“This ticket gives me the permission to temporarily feel peace and relief,” says the buyer, Sushil Kumar, 48, smiling to reveal paan-stained teeth. “I can sleep with the possibility of some dreams coming true,” he adds. Kumar, who is here every day, is just one of thousands of people stepping into the constellation of state government-licensed lottery ticket stores in Kolkata.

Prominent lottery agencies and stockists like Nirala, Vira, Dhar, Jyoti and S. Lal are ubiquitous on Mahatma Gandhi Road and Sealdah. Each has anywhere between three to five branches. On a typical day, the smaller outlets—barely large enough to accommodate a handful of people at a time—serve 40 to 50 customers like Kumar. These buyers frequent a handful of small stores regardless of loyalty to agency. The bigger shops, stocking lottery tickets for both retail customers as well as wholesale, claim to sell close to 25,000 tickets daily.

According to media reports, the West Bengal state government earns up to Rs. 35 crores in revenue through lotteries annually. A proposal to move ticket sales online will reportedly boost these figures by over fifty times more—to Rs. 2000 crores.

But at the sidewalk outlets in Bara Bazaar, in-person sales remain king. And it is quite frequently the wrinkled, calloused, and overworked hands of low-income workers or retirees that grasp the little paper tickets, which are paid for with wads of grimy bills pulled out from the pockets of boxer shorts under gamcha-lungis.

Goswami, the ticket seller at the local Jyoti Agency outlet, is a street-corner expert on the public’s impulse to gamble a few rupees on a lucky number. Many of his repeat customers play the game every day out of habit, he says, possibly to escape the reality that they’ve reached the top rungs of their lives’ ladders. Others, especially women, he adds, throng the lottery stores during auspicious festival times, when West Bengal’s state lotteries compete for space with big-ticket lotteries from Sikkim, Nagaland and Arunachal Pradesh.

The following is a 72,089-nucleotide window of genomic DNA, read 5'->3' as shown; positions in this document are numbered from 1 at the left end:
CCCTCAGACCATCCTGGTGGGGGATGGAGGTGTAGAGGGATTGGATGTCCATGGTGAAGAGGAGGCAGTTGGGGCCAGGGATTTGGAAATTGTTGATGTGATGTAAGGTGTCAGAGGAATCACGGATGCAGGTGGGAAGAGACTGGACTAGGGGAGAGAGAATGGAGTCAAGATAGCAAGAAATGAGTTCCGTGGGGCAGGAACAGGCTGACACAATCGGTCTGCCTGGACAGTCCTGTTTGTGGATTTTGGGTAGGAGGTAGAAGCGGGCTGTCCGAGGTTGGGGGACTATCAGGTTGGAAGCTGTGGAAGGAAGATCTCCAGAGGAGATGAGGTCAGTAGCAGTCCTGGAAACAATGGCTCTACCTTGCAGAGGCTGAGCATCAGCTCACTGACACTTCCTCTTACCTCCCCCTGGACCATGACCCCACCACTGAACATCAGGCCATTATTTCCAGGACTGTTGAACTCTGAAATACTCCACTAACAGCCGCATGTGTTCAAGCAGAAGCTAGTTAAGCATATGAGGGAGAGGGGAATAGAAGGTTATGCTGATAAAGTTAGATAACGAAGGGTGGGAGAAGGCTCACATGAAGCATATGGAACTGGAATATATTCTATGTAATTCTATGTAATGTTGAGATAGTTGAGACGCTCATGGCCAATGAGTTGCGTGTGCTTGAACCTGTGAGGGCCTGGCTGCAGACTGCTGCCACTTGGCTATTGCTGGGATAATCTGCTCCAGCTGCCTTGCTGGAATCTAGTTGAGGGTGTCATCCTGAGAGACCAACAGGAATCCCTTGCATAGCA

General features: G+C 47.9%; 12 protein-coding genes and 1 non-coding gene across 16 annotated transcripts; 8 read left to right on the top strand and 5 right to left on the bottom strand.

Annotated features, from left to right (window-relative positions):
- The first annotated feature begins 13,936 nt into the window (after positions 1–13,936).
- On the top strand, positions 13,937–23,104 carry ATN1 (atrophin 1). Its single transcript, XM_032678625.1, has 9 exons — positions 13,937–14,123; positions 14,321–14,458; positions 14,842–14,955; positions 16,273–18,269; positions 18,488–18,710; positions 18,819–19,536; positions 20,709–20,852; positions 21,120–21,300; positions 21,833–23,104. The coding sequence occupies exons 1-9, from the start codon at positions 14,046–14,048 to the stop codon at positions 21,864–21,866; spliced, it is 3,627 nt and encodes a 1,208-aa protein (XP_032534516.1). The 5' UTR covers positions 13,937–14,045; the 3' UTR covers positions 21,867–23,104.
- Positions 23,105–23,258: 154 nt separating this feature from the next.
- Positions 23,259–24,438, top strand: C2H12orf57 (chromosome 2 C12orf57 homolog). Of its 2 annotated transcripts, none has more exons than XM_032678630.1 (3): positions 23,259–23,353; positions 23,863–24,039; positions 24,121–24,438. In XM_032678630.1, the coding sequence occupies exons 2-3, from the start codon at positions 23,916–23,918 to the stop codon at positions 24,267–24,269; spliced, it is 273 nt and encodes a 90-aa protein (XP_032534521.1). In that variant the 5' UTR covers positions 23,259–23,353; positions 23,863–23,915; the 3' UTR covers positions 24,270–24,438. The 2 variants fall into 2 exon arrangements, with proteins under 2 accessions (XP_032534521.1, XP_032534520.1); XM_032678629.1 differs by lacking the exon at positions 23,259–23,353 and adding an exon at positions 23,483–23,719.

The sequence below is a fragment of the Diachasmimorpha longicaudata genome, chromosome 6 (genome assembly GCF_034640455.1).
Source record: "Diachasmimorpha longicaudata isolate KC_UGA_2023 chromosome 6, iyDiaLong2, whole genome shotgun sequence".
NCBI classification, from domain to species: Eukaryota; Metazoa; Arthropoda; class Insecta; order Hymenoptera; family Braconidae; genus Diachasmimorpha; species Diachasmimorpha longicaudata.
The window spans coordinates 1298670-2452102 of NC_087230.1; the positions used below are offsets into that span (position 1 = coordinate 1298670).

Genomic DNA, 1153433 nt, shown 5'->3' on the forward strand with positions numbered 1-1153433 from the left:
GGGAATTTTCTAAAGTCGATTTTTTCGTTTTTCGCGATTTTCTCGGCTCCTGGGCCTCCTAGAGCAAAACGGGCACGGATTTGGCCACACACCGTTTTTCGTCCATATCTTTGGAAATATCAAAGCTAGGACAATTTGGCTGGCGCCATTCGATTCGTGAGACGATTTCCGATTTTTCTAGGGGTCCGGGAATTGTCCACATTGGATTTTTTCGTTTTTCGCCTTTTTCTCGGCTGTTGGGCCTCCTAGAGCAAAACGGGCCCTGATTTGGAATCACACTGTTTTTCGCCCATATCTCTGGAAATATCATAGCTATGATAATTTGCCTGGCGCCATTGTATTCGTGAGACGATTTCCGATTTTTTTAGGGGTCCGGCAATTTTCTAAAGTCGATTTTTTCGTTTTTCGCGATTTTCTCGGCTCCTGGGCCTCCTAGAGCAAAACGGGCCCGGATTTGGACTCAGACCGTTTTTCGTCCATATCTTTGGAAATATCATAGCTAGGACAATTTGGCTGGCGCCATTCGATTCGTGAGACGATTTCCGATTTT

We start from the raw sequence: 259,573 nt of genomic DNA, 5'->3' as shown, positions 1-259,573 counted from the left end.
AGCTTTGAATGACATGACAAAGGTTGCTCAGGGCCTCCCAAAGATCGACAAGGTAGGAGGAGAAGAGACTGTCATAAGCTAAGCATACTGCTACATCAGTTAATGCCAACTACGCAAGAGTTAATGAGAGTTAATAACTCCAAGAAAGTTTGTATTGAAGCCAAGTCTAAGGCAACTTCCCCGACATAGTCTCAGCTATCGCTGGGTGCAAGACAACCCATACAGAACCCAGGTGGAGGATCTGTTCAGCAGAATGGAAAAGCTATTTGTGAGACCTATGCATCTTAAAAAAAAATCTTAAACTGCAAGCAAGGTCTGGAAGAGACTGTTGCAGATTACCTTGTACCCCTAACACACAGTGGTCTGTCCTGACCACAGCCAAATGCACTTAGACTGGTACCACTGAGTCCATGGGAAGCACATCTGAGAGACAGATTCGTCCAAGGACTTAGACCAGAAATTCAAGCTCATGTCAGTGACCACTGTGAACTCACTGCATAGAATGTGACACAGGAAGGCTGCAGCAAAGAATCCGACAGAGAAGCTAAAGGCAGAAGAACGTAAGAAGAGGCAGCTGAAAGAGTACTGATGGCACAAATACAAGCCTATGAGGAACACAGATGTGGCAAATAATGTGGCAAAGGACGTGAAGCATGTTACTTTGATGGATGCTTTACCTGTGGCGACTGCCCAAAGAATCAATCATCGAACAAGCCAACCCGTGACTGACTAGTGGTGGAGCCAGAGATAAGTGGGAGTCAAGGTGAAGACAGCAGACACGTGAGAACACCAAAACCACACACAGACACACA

Ticket sellers in Kolkata note that it is mainly daily-wage labourers who try their chances at winning big bucks. They save up whatever they can every few days to buy tickets.

“Sometimes, I advise them not to play,” Goswami says, sympathetically. “If they’re trying to bet for really big amounts by buying the more expensive tickets, I try to coax them into buying the cheaper tickets instead.”

Among retirees and the elderly, the modest thrill of a score that’s offered by every six-rupee ticket is only one attraction. The other is a sense of belonging, and community-recognition, that ticket stores offer.

“My wife died a little while ago, my daughters are married. What can a man like me do alone all day?” says 70-year-old astrologer Mahendra Singh. “The lottery gives me a kick, and I’m addicted to that josh. The lottery is the only medicine for the ills of my old age!”

Beyond that though, even the sellers are skeptical of the buyers’ masochistic optimism.

“No one has really been able to make a life or do something really big for themselves in all of this,” admits Dhananjay Pal, an older colleague of Goswami who has been selling tickets for more than a decade

Pal said he’s seen the lottery system itself change drastically over the years. There are more prizes now with smaller rewards, he says, and there’s hardly any value to larger sums of money that are being won. Also, chances were better before: There were fewer shops selling golden tickets to lottery players’ dreams.

Currently, 13 of India’s 29 states and seven Union Territories sell lottery tickets legally.

Unlike many older lottery merchants, Goswami, the wisecracking ticket-seller at the Jyoti Agency, hasn’t bought a ticket himself.

“As they say, the sweetmeat seller doesn’t eat the sweets himself,” he says, citing a well-worn Hindi aphorism.

The West Bengal government earns up to Rs. 35 crores in revenue through lotteries annually. ]]>